There are many, many different ways of implementing consciousness, each with its own advantages and weaknesses, and it may well be that lots of them have been tried out during the course of evolution. So say Rodrick Wallace and Roger G. Wallace, in a paper (pdf) full of daunting mathematics and airy speculations.
The Wallaces take Bernard J Baars’ Global Workspace theory as their starting point. The Global Workspace theory sees consciousness as providing a general access function: a fleeting memory capacity that connects brain modules that otherwise function separately. It’s as though consciousness were a noticeboard where the different functions can post problems, warnings, discoveries and data which other functions may be able to use or respond to. Consciousness is there to provide an overall integrative function.
The Wallaces have developed a detailed analysis of the requirements of such a function, and they have come to the conclusion that many different architectures and organisations are capable of giving rise to something with the essential properties. Indeed, they see no barrier to a slow form of consciousness in all sorts of creatures: a kind of ‘paraconsciousness’, as they call it. The details of this notion are tantalisingly vague, but it seems the idea is that even trees might have processes which allow them a very slow and very dim kind of awareness. The Wallaces also see analogues of the Global Workspace in systems made up of multiple organisms: societies or ant colonies. The idea that such higher-level systems have at least some of the properties of consciousness is reminiscent of Ned Block’s ‘Chinese Nation’ thought experiment, in which the whole population of China is somehow dragooned into hand-simulating the nervous activity of a brain. The Chinese Nation idea, however, was supposed to demonstrate the weakness of functionalism by pointing out how absurd it is to think that this kind of gigantic hand-simulation of mental functions would give rise to anything like a mind. I suppose this perhaps shows how different our perceptions of intuitive plausibility can be.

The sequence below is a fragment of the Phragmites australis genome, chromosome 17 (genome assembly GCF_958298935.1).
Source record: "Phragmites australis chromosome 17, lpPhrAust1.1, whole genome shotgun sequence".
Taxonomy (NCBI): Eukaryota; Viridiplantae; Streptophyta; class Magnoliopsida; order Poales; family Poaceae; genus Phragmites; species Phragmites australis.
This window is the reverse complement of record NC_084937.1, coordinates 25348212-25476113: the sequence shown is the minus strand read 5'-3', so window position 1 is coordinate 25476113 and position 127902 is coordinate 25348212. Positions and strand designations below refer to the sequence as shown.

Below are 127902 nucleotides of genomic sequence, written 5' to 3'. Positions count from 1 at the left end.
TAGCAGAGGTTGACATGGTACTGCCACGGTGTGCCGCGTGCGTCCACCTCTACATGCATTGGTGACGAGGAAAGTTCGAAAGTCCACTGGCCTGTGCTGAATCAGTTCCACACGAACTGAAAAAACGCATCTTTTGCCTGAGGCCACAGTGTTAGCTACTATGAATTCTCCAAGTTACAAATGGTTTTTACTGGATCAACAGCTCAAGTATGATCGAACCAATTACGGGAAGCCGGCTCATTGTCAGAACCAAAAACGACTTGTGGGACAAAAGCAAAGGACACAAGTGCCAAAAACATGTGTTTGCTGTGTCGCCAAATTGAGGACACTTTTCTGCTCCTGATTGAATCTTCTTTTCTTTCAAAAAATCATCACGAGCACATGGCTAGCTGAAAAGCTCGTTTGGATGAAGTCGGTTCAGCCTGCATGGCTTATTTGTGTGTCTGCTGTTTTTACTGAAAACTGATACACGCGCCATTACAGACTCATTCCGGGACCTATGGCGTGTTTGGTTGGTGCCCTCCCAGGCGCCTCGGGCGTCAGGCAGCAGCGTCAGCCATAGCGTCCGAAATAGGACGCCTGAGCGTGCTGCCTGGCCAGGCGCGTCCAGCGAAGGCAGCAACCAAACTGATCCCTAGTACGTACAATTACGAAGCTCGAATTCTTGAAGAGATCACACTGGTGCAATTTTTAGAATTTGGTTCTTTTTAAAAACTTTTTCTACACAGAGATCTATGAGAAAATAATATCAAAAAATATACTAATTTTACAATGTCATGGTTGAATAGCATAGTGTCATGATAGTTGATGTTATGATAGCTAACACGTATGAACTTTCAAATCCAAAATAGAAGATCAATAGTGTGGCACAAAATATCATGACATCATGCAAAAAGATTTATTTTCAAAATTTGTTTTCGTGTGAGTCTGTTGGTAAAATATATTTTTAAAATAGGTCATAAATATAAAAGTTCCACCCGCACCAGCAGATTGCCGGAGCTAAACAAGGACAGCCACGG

The idea of higher level workspaces has a role, however, in overcoming some of the objections to the Wallace’s ideas. The most obvious objection, of course, is that they take the Global Workspace for granted: they say it is rapidly becoming the most favoured model among researchers, but even if that is true, it’s a long way short of being established. It remains quite possible that the theory is entirely wrong; or perhaps more likely, that an integrating function does exist, but does not constitute consciousness.
At the risk of being speciesist, it certainly looks as if the Wallaces are thinking of a form of consciousness somewhat short of the grand human version we are normally concerned with: they readily attribute it to a range of animals all the way down to cephalopods (who would surely achieve consciousness through a very different organisational structure from ours, given their tendency to rely on large neural ganglia distributed around the body rather than just a single central brain).
In fact the Wallaces are primarily interested in the palaeontology of consciousness, the road to which is, they say, wide and open (A rather optimistic conclusion, I think, since about the best evidence we can hope for is the shape of a fossil skull. The Wallaces’ own conclusions reinforce the common sense assumption that you can’t tell much about how a strange brain may have worked merely from its shape) . What strange forms of intellect may have flourished during the great Cambrian explosion, when many bizarre animals with strange body plans flourished!
However, they do have a view about the special qualities of purely human consciousness, and this is where the higher level workspaces come in. It is likely that all the different forms of consciousness tried out by evolution had different strengths and weaknesses: most would have suffered from some areas of ‘inattentional blindness’, but the creatures that had the smallest blind spots in the least important places would have survived best. Perhaps the unique trick of human consciousness, the one which fitted it for a distinctly human way of surviving, was to have a special facility for tuning in to higher-level workspaces: for fitting into complex societies and networks of communication and decision making.
This idea is more or less an aside in the Wallaces’ paper, but I can see some appeal in it, and I suspect it might in fact provide a more fruitful avenue to pursue than the attempt to reconstruct the minds of Acanthostega or Tulerpeton.